Recipient – entity to which the personal data are disclosed
Regulation – a binding legislative act that must be applied in its entirety across the Union
Representative – any person in the Union explicitly designated by the controller to be addressed by the supervisory authorities
Right to be Forgotten – also known as Data Erasure, it entitles the data subject to have the data controller erase his/her personal data, cease further dissemination of the data, and potentially have third parties cease processing of the data
Right to Access – also known as Subject Access Right, it entitles the data subject to have access to and information about the personal data that a controller has concerning them
Subject Access Right – also known as the Right to Access, it entitles the data subject to have access to and information about the personal data that a controller has concerning them
Supervisory Authority – a public authority which is established by a member state in accordance with article 46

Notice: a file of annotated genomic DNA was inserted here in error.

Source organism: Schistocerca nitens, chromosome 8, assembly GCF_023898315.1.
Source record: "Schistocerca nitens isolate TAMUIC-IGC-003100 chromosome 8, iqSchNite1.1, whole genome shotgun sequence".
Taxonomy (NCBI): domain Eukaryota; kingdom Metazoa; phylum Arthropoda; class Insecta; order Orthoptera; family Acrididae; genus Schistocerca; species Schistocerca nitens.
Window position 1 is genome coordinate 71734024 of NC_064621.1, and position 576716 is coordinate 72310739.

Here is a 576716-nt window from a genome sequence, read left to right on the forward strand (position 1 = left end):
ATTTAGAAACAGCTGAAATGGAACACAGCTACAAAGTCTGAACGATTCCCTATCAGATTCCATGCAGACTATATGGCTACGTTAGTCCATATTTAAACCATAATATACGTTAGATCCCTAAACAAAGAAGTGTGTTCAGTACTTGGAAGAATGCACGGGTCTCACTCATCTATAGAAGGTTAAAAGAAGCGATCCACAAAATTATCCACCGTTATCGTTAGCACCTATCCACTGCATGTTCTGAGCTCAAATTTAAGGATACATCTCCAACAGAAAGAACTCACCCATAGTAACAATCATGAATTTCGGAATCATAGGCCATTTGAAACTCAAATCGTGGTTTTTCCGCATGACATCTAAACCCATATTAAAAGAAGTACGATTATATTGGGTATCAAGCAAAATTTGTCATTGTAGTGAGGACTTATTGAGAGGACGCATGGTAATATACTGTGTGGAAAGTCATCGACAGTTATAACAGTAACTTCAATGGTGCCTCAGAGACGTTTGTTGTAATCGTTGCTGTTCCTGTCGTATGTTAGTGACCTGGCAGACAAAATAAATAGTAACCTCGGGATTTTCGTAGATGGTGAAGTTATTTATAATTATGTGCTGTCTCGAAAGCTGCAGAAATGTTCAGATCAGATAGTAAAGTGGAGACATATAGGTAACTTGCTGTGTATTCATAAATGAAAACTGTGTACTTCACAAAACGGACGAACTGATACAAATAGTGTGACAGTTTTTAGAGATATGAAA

Trilogues – informal negotiations between the European Commission, the European Parliament, and the Council of the European Union usually held following the first readings of proposed legislation in order to more quickly agree to a compromise text to be adopted.
The EU’s new comprehensive regulation, the General Data Protection Regulation (GDPR), came into effect as of the 25th May, 2018. With a rather immediate impact, GDPR changes the relationship between data and its users. Specifically, GDPR has an enormous impact on the rights and responsibilities of both employers and employees regarding data protection and data privacy.
Employers (referred to generally as “Data Controllers” by GDPR) have increased responsibilities in how they deal with the personal information they collect from their customers and employees. The main principle of the GDPR is that personal data can only be sourced and stored under strict conditions and for a legitimate purpose. Data Controllers can only hold what they need, and only if it fits within strict, specific conditions. It contains specific elements such as a right to be forgotten, as well as a data breach notification requirement. Failing to comply with the standards set by GDPR has drastic consequences – up to €20 million or 4% of global turnover.